Q: Many people, and not only doctors, who work in nongovernmental institutions are very concerned about being unable to make objections of conscience in ethically sensitive areas. Your administration’s position on this is not entirely clear . . .

A: My underlying position has always been consistent, which is I’m a believer in conscience clauses. I was a supporter of a robust conscience clause in Illinois for Catholic hospitals and health care providers, [at the same time as you, Mr. President, were voting to deny medical care to children who survived attempted abortions…. but I digress…] I talked about this with Cardinal Francis George at a recent Oval Office meeting, and I repeated it in my speech at the University of Notre Dame. I understand that there have been some who keep on anticipating the worst from us, and it’s not based on anything I’ve said or done, but is rather just a perception somehow that we have some hard-line agenda that we’re seeking to push. [Perception?  Read this and this.]  I think that the only reason that my position may appear unclear is because it came in the wake of a last-minute, eleventh-hour change in conscience clause provisions that were pushed forward by the previous administration that we chose to reverse because they had not been properly reviewed. [uh huh… that’s why it appeared unclear] But we are reviewing the question, and we have asked for opinions on this from the public, receiving hundreds of thousands of them. I can assure that when this review is complete there will be a robust conscience clause in place. It may not meet the criteria of every possible critic of our approach, [go figure] but it certainly will not be weaker than what existed before the changes were made.

Q: How do you reconcile your Christian faith with the promises you made to homosexuals during the electoral campaign?  [great question]

A: As for the gay and lesbian community of this country, I think that it is wounded by some of the teachings of the Catholic Church and by Christian doctrine in general. [?  QUAERITUR: Is it possible, truly, to be "wounded" by God’s will?] As a Christian, I struggle constantly between my faith and duties, [ah yes!  The overarching primacy of "the struggle".  Once you’ve "struggled", you can do as you please.] and my concerns toward gays and lesbians. And I often discover that there is a great deal of heat on both sides of the debate, even among those I consider to be great people. On the other hand, I stand firm on what I said in Cairo: any position that automatically dismisses the religious convictions and creed of others as intolerance does not understand the power of faith and the good that it does in the world. In any case, as people of faith we must examine our convictions and ask ourselves whether we sometimes cause suffering for others. [QUAERITUR: Are the tenets of Christianity, a Judeo-Christian morality and view of homosexual behavior just "convictions"?] I think that all of us, whatever our faith, must recognize that there have been times when religion has not been put to the service of the good[abusus non tollit usum] And it is up to us, I think, to undertake a profound reflection and be willing to ask whether we are acting in a way that is consistent not only with the teachings of the Church, but also with what our Lord Jesus Christ has called us to do: to treat others as we would like to be treated. [Is he proposing that the Lord would want Christian "convictions" to change because some people’s feelings are hurt?  We can all strive to be more perfect in charity, but charity does not permit us to alter the truth.]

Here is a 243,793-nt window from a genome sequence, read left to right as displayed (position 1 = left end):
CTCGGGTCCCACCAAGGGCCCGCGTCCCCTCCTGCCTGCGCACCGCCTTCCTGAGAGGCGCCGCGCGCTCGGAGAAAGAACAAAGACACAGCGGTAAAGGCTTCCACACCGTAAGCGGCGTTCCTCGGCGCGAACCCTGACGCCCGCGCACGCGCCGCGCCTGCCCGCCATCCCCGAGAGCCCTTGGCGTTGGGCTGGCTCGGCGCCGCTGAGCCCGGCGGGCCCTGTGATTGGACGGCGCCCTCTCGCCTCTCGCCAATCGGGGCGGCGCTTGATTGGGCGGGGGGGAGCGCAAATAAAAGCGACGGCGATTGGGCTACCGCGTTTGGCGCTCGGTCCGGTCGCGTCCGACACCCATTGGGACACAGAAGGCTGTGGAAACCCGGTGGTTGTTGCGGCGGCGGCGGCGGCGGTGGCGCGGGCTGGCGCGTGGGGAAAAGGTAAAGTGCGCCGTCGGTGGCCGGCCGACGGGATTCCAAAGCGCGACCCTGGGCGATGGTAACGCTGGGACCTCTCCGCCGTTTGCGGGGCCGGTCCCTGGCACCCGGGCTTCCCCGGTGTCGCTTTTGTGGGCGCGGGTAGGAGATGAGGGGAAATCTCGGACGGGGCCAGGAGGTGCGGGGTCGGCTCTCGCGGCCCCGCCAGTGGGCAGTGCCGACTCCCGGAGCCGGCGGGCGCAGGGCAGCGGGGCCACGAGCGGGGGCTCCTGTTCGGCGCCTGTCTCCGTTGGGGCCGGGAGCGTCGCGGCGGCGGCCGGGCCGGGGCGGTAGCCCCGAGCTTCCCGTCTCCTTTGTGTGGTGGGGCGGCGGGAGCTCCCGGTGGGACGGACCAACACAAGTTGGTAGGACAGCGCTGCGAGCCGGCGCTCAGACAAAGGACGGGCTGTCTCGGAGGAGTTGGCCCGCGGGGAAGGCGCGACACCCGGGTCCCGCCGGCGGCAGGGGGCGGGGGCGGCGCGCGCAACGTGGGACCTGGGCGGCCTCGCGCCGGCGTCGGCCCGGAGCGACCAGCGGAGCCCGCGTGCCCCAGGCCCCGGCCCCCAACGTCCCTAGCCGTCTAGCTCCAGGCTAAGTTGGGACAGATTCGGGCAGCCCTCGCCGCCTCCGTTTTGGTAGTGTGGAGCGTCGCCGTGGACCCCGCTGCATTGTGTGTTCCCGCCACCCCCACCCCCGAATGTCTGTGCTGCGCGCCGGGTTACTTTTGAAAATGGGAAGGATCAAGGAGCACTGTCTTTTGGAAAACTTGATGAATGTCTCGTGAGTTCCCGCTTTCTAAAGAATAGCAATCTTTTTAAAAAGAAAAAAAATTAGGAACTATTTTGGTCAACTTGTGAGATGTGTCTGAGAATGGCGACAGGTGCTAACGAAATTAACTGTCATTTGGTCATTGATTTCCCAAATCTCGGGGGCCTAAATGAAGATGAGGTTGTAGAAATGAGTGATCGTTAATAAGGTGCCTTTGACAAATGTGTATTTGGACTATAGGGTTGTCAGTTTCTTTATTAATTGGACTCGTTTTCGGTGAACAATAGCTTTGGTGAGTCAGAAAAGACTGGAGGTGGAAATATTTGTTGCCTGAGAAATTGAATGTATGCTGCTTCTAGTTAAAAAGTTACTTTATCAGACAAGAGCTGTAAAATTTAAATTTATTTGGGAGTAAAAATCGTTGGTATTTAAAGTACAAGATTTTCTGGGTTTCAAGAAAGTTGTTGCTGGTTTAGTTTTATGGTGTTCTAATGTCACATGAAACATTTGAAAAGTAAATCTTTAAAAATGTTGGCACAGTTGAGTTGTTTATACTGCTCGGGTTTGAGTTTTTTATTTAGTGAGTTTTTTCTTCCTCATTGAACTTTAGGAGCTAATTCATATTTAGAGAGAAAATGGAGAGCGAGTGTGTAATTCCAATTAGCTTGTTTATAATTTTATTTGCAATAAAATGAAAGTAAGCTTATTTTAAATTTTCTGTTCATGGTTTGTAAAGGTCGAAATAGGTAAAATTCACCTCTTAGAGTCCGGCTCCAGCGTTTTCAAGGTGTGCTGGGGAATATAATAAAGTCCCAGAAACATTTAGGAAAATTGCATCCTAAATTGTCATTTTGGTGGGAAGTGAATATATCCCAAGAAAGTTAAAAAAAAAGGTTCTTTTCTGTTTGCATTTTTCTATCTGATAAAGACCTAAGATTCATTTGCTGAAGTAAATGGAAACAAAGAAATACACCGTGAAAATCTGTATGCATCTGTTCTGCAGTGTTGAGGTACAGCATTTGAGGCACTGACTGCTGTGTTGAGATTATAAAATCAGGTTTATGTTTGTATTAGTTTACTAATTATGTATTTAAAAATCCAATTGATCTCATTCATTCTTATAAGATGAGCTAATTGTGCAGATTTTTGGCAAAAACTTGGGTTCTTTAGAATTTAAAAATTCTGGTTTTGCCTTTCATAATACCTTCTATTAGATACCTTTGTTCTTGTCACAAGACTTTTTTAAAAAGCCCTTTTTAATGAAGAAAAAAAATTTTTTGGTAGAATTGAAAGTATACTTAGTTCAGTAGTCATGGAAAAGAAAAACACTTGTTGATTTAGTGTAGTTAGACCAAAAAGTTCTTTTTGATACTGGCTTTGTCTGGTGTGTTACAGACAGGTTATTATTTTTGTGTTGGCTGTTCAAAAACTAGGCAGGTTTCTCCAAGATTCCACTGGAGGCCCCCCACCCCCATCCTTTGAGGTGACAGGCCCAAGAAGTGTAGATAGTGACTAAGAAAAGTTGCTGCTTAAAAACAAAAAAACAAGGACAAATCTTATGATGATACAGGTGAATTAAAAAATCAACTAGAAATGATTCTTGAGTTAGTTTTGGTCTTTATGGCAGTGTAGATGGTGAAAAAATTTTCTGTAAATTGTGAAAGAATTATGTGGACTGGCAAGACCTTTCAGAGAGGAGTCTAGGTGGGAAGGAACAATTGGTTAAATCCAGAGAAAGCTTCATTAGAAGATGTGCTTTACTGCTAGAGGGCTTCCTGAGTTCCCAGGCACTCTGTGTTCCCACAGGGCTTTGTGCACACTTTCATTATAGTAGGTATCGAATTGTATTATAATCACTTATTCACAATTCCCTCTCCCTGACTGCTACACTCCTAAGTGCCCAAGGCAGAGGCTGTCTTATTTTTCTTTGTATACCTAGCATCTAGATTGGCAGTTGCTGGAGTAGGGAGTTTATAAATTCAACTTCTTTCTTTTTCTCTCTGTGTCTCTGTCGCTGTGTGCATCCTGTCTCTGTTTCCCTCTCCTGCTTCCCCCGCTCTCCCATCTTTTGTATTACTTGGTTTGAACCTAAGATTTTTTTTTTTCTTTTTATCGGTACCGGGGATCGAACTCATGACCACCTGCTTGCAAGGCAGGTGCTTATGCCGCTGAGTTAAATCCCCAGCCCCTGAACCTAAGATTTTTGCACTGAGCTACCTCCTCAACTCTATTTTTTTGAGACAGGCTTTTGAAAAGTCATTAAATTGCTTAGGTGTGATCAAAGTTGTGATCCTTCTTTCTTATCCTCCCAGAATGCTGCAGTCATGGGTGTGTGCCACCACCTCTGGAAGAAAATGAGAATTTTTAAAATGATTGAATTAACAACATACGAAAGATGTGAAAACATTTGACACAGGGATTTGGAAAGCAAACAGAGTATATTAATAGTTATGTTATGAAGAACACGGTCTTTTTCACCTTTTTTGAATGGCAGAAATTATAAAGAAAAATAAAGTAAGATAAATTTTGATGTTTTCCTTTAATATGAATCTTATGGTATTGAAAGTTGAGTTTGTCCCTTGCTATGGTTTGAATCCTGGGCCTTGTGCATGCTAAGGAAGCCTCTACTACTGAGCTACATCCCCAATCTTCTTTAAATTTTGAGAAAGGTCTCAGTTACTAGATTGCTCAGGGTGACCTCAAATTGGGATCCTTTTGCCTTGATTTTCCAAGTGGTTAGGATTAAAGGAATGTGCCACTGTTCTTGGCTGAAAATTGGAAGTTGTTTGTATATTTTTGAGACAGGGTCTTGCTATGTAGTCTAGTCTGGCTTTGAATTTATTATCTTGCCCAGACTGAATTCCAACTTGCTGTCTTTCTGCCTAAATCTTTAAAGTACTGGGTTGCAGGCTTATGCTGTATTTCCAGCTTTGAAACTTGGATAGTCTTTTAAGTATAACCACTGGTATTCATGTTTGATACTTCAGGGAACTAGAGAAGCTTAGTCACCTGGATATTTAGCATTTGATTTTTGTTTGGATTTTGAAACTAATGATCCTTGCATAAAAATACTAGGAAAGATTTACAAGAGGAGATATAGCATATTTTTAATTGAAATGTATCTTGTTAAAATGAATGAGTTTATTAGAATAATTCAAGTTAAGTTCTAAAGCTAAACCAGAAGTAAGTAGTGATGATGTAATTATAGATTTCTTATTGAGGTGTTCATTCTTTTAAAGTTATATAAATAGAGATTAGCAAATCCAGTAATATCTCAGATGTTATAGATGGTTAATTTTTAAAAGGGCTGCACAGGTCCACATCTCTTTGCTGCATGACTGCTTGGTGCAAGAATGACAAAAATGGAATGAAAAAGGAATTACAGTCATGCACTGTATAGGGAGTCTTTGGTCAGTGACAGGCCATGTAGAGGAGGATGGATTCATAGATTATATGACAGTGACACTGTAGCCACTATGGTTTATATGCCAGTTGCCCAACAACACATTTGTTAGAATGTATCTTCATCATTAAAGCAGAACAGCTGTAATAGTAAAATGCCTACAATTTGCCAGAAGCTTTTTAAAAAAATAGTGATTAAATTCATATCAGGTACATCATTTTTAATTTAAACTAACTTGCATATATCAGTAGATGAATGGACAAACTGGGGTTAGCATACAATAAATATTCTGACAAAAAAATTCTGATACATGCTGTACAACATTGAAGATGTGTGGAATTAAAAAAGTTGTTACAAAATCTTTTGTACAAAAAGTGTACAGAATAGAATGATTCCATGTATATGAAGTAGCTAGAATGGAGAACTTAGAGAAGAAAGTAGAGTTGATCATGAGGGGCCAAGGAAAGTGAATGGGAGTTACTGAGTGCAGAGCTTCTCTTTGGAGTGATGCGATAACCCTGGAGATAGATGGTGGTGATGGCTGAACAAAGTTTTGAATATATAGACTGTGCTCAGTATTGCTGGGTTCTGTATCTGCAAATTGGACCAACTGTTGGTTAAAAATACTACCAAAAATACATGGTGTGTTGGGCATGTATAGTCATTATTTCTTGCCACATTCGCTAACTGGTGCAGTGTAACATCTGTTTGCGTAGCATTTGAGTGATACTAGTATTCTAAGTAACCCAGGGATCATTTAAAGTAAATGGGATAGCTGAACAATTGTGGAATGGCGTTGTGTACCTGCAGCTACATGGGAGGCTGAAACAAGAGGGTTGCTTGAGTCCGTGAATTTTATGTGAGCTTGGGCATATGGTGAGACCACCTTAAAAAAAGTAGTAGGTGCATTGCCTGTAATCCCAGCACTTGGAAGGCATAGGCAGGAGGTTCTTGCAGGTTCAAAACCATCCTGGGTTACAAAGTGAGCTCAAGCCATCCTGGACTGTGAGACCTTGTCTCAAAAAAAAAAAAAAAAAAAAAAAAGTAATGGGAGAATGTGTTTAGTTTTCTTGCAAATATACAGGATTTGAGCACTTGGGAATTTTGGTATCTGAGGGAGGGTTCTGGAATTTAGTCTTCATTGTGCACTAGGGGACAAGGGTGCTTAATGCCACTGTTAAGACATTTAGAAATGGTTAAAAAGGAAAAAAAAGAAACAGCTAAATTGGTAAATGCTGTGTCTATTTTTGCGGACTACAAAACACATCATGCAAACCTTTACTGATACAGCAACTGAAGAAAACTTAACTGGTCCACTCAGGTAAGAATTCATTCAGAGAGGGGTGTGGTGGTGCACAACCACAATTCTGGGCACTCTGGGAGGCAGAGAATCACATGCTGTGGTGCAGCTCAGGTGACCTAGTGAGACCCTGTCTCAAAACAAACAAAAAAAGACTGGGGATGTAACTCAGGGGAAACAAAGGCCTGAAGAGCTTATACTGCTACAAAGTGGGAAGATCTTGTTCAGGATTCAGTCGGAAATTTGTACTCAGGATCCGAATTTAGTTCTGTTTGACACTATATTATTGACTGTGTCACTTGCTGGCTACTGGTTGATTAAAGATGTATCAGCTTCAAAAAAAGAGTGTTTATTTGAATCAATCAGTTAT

I am always intensely interested to read what the President has to say.  His off the cuff or spontaneous remarks like these are revelatory.